JF: How excited they were! How they felt they had to see it after seeing the filmed [version]. You live all these states away and you see this, and you go “I need to see that live”? That blew me away the first time it happened, but then I started talking to more and more people, and that was why they were coming to see the show. That’s a crazy way to get introduced to a theatre show.
IK: What’s been your favorite experience with the show?
LB: I mean, it’s always fun meeting people after the show. I remember, early on at People’s Improv Theater, a guy came in cosplay as me, which was a trip… seeing people come in costume is always awesome. You know, people change outfits during the show. I think you’ve seen people come as different versions of the same actor in the show. The fan reaction, the fan creativity has always blown me away in terms of what they brought to the experience.
AJD: A handful of famous people have come to see the show over the course of it. [John O’Hurley], Mr. Peterman on Seinfeld, came to see the show. He really loved it, and was also like nine feet tall, and we got to take a picture with him. [Evanna Lynch] came to see the show, and she was so supportive and so wonderful.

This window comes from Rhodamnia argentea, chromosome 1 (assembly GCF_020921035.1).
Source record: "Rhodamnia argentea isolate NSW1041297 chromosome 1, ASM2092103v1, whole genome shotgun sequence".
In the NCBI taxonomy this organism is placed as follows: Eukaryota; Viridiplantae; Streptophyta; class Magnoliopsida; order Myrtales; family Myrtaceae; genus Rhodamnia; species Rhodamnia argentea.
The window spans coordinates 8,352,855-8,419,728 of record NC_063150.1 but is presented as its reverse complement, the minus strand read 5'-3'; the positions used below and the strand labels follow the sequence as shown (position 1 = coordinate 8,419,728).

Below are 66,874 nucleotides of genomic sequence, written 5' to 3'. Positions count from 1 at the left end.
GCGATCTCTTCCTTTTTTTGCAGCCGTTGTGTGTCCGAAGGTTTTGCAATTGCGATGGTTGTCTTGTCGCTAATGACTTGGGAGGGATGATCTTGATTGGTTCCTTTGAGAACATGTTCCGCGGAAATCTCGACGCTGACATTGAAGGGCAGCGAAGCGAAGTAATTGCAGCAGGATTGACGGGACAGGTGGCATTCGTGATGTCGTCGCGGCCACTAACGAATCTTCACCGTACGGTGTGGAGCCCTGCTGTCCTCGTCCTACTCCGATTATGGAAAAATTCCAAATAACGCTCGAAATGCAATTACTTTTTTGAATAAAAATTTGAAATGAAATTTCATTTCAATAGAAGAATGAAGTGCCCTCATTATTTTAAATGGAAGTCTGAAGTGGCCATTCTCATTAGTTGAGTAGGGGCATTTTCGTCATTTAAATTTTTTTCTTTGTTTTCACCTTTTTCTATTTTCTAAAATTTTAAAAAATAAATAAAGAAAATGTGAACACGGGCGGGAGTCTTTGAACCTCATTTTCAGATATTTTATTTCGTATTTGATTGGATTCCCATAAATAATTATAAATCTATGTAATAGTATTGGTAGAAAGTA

The weirdest thing, I think, is every once in a while when people recognize you on the street. They’ll come up to you like, “Hey, were you in Puffs? You were great!” And they’re always so sweet.
JF: Talking to people after the show and having people tell us that they were having a bad day, and that they knew the show would cheer them up. [They’re] just coming and seeing it again, and buying another ticket for us to do that for them.